We've often had design discussions about where to put some arbitrary Ruby class or module in our code. That is, you've written some module or class to do some specific thing, and it's not a model or controller. It's just a lump of Ruby code that you've pulled-together in one place presumably to accomplish some specific thing.
Where to put it in your Rhodes project? It's something we've debated on our team.
It can be awfully convenient and tempting to just make it a Rhom model. While perhaps the height of developer laziness, it's convenient, because you do not have to bother to 'require' the file(s) wherever you use them. But if it's not really a model, you still wind-up with an (empty) Rhom model anyway. We've abused this one pretty well - for example, we have a model called Const. Guess what that's about?
We've also written a lot of "helpers" that are not helpers. In the Ruby On Rails paradigm, at least, a "helper" is some method that gets automatically mixed-in to all of your controllers. They're meant for very general things, and Rails (as well as Rhodes) gives you a few handy starters - for example, the h() helper that escapes HTML content.
So, in our dark history, we have a bunch of code in our "helpers" directory (where we know Rhodes won't turn it into a model...) that has no business being there.
I had thought you could just drop it into some lower-case directory, and Rhodes would keep it's hands off, but - it turns out, not quite... There's actually not an assumption that Rhodes model directories start with an upper-case letter!
So, if you do this (as we do) make sure you avoid having a file inside such a directory with the same name as the directory, or it will be seen by Rhodes as a model (even if not following the first-letter-upper-case convention). That is, if you create a directory called (all lower case) "foo", to contain your Foo class, make sure you do NOT have a file called "foo.rb" - because Rhodes will think it implements the Foo model! Likewise, if you should happen to have a foo_controller.rb or controller.rb in that directory, Rhodes will take it to be a controller (even if you do NOT have a model!)
I'm thinking that the right place for your Ruby classes/modules is ... in an extension.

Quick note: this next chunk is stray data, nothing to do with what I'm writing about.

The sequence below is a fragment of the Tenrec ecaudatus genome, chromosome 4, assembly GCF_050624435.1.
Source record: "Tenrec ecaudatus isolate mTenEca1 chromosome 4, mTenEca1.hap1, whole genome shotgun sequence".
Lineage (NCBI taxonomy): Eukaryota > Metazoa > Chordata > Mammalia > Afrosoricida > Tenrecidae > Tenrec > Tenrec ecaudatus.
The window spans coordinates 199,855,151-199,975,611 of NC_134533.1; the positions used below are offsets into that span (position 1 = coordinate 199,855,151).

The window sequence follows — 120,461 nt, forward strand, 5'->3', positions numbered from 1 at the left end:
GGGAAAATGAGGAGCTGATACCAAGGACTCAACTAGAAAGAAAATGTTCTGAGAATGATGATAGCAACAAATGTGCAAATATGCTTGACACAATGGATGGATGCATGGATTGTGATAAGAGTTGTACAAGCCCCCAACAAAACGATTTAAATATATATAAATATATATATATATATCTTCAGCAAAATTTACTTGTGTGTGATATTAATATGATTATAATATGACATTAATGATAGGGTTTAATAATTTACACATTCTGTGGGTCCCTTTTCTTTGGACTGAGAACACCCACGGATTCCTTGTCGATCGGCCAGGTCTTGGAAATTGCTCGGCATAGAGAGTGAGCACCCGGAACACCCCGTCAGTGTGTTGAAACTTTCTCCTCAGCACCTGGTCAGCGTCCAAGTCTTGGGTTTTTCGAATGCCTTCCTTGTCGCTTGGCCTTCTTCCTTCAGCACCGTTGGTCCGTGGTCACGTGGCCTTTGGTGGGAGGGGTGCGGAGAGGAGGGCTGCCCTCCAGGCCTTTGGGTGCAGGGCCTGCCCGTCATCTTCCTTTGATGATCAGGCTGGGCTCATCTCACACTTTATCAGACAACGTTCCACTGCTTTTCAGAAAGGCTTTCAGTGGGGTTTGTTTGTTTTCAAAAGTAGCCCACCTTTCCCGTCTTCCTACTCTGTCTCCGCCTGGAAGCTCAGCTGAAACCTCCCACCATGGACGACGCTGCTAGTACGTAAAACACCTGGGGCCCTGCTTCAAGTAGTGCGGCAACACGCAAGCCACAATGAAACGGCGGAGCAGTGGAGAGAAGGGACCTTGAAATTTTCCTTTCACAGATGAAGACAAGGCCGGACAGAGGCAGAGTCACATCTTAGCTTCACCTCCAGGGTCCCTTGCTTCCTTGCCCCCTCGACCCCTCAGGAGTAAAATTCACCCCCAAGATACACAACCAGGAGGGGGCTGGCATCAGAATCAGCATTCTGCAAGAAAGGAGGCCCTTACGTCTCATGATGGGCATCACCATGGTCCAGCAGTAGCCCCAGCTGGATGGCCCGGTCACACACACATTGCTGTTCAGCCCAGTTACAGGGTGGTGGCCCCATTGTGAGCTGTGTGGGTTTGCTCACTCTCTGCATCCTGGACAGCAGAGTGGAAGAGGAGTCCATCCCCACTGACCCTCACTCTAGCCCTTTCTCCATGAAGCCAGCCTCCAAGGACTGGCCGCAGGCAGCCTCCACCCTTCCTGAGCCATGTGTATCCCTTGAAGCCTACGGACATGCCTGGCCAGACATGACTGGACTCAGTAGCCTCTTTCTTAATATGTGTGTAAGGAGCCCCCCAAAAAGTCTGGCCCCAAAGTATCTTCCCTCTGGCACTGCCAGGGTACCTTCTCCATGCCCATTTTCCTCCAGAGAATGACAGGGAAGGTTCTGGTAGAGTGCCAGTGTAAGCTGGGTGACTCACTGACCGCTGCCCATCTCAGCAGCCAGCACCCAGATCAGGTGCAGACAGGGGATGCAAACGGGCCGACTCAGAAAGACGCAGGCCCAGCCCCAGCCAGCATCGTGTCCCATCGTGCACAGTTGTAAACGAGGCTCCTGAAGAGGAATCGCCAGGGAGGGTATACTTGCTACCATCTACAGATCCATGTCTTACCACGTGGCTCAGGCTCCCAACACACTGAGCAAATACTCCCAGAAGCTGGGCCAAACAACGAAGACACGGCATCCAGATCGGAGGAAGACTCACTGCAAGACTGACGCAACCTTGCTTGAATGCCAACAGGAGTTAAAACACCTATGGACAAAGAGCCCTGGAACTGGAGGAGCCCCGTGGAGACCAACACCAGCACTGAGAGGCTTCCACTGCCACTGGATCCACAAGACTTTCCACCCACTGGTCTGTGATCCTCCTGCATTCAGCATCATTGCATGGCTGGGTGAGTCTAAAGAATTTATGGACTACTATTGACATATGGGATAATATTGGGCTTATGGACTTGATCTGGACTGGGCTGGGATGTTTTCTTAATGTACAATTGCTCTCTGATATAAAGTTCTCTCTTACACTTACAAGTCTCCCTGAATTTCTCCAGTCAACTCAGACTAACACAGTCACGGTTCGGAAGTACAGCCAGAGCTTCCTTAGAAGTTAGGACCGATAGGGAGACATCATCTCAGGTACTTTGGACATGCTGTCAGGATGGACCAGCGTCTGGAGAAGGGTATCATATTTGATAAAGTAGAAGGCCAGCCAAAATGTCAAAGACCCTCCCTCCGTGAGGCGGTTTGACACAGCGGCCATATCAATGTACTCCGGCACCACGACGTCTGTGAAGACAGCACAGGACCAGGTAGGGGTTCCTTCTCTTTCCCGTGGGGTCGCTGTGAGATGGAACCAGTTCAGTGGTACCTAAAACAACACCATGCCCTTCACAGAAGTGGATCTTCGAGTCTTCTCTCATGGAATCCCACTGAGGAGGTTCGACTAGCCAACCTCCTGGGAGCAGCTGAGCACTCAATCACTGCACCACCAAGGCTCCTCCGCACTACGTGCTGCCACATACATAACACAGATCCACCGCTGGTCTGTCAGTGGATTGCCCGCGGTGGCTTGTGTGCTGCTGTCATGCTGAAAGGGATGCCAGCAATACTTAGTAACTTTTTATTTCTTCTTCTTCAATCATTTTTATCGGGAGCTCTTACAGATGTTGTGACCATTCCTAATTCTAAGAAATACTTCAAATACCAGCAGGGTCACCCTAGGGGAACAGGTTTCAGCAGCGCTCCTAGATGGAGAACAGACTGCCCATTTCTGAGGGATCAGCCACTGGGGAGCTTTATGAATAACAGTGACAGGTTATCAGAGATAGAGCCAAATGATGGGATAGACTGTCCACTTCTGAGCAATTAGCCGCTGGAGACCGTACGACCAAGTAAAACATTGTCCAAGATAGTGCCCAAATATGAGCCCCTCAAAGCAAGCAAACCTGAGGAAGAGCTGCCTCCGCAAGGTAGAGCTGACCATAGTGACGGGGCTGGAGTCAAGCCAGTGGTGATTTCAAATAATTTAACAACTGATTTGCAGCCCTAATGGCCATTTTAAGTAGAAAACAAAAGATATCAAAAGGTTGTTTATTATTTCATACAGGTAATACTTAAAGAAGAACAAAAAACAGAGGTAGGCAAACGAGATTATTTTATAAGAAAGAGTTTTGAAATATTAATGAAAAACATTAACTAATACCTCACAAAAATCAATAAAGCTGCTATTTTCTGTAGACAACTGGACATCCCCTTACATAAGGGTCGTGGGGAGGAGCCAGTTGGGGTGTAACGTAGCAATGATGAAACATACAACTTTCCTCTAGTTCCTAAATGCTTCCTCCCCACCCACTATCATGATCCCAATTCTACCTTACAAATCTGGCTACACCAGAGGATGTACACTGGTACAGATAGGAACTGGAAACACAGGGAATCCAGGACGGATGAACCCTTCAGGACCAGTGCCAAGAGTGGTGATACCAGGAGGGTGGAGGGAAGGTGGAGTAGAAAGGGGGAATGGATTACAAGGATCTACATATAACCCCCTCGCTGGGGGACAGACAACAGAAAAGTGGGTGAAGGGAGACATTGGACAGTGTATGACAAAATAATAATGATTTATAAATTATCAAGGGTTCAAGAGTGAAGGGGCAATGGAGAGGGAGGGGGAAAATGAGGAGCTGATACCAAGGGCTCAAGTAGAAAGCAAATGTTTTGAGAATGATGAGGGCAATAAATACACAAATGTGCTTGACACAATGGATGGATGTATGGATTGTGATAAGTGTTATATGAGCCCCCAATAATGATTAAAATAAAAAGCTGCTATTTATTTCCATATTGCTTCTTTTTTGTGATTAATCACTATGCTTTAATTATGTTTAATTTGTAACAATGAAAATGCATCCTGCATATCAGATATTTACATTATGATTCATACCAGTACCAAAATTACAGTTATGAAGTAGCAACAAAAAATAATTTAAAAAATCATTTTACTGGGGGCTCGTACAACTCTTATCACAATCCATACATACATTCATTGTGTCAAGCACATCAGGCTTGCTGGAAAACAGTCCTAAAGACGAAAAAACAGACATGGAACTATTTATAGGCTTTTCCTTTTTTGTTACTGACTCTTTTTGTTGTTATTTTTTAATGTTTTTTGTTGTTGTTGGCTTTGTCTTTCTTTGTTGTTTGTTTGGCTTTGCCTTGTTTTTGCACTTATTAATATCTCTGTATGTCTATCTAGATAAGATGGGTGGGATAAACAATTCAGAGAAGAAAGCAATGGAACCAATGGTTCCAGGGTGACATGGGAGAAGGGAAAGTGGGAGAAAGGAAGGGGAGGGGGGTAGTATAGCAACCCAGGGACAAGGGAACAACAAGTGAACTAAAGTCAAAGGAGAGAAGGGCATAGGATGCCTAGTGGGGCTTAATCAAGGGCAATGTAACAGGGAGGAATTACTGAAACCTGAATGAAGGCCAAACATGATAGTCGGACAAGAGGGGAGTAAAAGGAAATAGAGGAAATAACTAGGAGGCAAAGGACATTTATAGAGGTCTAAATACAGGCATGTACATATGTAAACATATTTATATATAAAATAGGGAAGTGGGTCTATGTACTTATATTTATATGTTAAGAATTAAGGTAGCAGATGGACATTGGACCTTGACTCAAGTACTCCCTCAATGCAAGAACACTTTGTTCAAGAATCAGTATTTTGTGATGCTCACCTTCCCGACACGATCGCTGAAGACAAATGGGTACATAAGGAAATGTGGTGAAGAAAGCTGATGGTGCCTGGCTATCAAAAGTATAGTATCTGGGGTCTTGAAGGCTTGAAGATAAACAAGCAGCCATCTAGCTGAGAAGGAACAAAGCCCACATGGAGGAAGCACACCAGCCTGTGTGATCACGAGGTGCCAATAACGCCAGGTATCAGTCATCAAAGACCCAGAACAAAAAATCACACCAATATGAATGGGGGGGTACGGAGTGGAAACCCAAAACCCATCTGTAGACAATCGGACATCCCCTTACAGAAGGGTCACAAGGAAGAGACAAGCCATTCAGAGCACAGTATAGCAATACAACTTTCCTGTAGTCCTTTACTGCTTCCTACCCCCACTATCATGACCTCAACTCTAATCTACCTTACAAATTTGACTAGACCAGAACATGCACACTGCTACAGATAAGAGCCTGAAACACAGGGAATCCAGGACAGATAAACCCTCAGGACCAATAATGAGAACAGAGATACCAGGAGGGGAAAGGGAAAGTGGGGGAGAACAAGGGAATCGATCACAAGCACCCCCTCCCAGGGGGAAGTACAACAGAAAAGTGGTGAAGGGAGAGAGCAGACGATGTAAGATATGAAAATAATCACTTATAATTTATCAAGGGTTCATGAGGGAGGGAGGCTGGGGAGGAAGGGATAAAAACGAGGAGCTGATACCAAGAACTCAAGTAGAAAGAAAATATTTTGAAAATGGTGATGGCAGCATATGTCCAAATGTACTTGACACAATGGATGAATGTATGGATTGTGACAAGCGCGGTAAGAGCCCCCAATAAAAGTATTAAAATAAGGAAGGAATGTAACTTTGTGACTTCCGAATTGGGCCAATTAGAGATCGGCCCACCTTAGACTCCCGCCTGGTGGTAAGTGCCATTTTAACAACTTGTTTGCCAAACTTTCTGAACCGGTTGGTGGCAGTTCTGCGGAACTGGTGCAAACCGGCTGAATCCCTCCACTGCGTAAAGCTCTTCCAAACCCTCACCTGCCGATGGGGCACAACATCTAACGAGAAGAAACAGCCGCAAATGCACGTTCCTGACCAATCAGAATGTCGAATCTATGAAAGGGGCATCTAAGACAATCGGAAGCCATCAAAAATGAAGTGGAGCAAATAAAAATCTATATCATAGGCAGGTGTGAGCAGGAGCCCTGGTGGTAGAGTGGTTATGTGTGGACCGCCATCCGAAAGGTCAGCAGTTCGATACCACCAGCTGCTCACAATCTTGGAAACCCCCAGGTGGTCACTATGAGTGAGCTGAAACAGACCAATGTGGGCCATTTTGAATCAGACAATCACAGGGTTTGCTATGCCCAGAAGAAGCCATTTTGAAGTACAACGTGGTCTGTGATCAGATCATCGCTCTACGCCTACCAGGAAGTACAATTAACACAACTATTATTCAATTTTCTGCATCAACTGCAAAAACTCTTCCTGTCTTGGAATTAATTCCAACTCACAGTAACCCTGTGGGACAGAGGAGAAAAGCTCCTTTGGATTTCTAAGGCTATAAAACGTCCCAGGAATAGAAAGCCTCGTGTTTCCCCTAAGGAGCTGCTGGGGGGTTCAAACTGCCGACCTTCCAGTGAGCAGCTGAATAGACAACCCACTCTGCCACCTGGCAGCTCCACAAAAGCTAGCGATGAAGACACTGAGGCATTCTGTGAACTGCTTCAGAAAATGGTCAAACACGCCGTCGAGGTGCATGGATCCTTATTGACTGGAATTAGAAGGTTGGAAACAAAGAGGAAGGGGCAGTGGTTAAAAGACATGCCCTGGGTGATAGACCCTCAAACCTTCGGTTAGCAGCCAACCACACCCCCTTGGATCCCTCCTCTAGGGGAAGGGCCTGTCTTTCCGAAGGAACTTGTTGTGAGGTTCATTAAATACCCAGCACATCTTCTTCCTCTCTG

Now, we have one native extension, which does some special things to make the iOS keyboard and iScroll play nice together. But, for some reason, I'd never thought to create pure Ruby extensions for common, non-model non-controller code. It seems to me, though, that's exactly the right place for them.
I'd started to move some files out of our "helpers" directory, and extensions might not be appropriate for all of this. For example, we now have a model_mixins directory for - modules that we mix-in to models. And library_extensions, for our local extensions to Ruby core and Rhodes modules and classes. (For example, we extend WebView.)
What is a (pure ruby) extension anyway? It's really nothing more than a directory of Ruby files, possibly with subdirectories. (Organize it as you wish.) The directory gets added to the Ruby search path and so you don't need to "require" anything (like models). You will have to remember to load the extension in build.yml, though. Just include/extend where used or access class methods directly.
I think that extensions tend to be seen by Rhodes developers as something special and scary, to be avoided unless absolutely necessary. Perhaps, though, they are really where much of your code belongs? Instead, perhaps we should just think of extensions as "where your classes and modules go".
I think the reason that extensions are viewed as scary is because they are presented as a solution to two fairly scary scenarios:
- You need some native code. You will be writing scary stuff like Objective-C, Java, C++, or horror of horrors, C.
- You want to port some Ruby library (usually packaged in a Gem) to Rhodes, hopefully just ripping out the .lib from a pure-ruby Gem. This is pretty scary, as many Gems aren't pure Ruby, and those that are often have prerequisite Gems that probably have prerequisites themselves. It can be a big production.
So, the two things that pop into your head when you think about extensions are two things that you'd prefer not to think about.
But what is an extension, really? It's just some code gathered into a directory, and you pre-load one file from that directory by referencing it from build.yml. That's it. Not really so scary.
Note that extensions can be in the Rhodes framework (inside the Gem) or in your project. Of course, I am talking about "in your project" here, and wouldn't recommend adding extensions inside the Gem (though, historically, it's something that was once commonly recommended and done.)
Where do you put your non-model classes/modules?